for National Geographic News
They breathe rust, clean up polluted groundwater, generate electricity, and may harbor clues to the origins of life. That's a lot for one family of microscopic bugs, but don't be surprised when Derek Lovley wows the world with another wonder from the Geobacter genus of bacteria.
"When we think we have hit the last of the big discoveries, something else comes along," said Lovley, a microbiologist at the University of Massachusetts, Amherst.
The microbes' metabolism is unique: They use metals to get energy from food in the same way humans use oxygen. In 1987 Lovley discovered Geobacter metallreducens in some iron-rich mud he scooped up from the Potomac River.
In the 17 years since that discovery, Lovley and his colleagues have found more than 30 species in the bug family, sequenced the genomes of several, and filled scientific journals with the details of new insights.
Lovley collaborates with scientists around the world, and his lab buzzes with more than 50 researchers. Most recently, Lovley and his colleagues sequenced the genome of a Geobacter species that can generate electricity and cleanup groundwater contaminated with uranium.
"Never underestimate the abilities of the microbial world," said Tim Magnuson, a microbiologist who worked in Lovley's lab before moving to Idaho State University in Pocatello.
Magnuson believes that the Geobacter species and a number of other metal-reducing bacteria discovered since Lovley's seminal 1987 find are the just the beginning of what promises to be an exciting scientific journey into the world or microbes with unique metabolisms.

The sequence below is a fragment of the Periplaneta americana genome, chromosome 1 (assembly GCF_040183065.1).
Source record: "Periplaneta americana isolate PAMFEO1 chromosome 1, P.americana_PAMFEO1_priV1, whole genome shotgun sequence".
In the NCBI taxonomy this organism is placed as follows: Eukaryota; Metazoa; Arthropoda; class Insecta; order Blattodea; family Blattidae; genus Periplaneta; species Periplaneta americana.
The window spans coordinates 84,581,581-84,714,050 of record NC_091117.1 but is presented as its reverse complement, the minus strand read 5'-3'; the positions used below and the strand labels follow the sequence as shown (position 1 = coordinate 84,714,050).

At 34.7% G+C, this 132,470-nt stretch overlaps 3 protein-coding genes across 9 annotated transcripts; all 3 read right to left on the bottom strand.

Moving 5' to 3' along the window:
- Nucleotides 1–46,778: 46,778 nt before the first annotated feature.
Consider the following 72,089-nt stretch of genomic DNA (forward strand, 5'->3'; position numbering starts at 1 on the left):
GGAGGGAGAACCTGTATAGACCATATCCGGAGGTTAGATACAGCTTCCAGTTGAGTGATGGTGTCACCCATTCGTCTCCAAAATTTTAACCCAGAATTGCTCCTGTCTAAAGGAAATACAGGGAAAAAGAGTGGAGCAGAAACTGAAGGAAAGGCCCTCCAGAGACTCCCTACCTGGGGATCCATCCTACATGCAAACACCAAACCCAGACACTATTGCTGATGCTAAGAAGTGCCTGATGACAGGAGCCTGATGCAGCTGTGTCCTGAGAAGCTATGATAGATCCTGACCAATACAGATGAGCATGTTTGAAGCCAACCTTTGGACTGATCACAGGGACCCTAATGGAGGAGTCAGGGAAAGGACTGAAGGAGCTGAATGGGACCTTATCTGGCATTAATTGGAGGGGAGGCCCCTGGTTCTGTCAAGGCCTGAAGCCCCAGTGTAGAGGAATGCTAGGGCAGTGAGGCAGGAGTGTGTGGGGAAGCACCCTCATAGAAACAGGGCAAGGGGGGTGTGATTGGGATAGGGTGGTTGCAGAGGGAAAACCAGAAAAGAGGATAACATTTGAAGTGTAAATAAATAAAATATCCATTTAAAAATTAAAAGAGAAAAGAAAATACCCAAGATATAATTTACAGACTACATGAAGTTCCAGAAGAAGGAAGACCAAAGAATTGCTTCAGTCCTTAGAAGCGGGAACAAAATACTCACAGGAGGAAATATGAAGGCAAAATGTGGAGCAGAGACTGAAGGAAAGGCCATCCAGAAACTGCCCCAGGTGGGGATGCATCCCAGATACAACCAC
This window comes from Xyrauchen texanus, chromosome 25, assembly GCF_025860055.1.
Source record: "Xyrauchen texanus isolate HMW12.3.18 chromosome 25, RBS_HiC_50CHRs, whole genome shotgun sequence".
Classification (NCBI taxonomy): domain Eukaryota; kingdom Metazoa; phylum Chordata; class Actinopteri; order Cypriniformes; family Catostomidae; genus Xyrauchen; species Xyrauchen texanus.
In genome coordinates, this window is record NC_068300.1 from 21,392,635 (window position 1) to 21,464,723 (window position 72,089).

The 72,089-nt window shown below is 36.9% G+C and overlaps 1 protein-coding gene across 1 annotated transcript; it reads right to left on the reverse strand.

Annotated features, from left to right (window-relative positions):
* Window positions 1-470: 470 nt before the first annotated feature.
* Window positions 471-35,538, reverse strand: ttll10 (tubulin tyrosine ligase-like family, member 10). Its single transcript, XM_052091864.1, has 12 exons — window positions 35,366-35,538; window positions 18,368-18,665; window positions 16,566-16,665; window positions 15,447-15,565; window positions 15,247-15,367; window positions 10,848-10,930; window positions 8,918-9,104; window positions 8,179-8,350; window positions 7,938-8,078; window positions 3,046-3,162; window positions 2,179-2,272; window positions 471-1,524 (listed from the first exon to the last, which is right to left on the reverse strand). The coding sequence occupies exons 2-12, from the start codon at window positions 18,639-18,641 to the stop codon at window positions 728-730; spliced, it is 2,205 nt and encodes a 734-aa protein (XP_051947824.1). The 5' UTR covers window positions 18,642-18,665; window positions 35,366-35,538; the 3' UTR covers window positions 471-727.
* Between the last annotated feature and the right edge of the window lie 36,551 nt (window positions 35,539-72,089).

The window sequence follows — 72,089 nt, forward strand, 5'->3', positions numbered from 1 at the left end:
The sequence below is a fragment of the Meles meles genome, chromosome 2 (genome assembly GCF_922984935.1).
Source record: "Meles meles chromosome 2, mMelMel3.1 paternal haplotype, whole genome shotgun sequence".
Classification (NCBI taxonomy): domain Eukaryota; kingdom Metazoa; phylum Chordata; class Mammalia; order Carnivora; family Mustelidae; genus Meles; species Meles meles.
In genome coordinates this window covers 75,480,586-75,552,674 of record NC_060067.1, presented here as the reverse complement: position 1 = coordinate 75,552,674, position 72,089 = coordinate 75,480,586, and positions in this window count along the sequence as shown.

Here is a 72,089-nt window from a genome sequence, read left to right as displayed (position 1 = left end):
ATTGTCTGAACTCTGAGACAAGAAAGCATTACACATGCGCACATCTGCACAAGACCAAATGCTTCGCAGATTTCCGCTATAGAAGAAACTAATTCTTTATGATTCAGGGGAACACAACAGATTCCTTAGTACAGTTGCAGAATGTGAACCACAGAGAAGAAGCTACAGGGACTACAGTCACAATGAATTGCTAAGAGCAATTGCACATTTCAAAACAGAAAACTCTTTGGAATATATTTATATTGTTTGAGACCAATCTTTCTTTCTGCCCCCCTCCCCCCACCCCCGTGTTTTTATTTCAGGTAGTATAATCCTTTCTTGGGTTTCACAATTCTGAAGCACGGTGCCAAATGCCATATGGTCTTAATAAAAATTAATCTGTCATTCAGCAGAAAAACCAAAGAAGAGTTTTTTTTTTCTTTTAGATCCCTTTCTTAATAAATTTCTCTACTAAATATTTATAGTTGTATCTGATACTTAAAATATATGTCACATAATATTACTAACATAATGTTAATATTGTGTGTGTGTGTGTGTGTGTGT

"The more we look, the more we discover. We have and will discover organisms that are not at all related to Geobacter but can carry out that kind of metabolism. It is a huge frontier."
When Lovley embarked on his academic journey into the sciences, all he wanted to find was a good job in the outdoors. But as he pondered what made the world go around as an undergraduate biology major at the University of Connecticut in the 1970s, things began to change.
"It started to be apparent that these microorganisms account for a lot of biomass [living matter] on Earth and are big drivers for the environmental and ecological processes," Lovley said. "So I went to grad school and tried to learn microbiology."
After receiving his Ph.D. from Michigan State University in 1982, Lovley took a job with the United States Geological Survey studying how microorganisms affected groundwater in the Chesapeake Bay.
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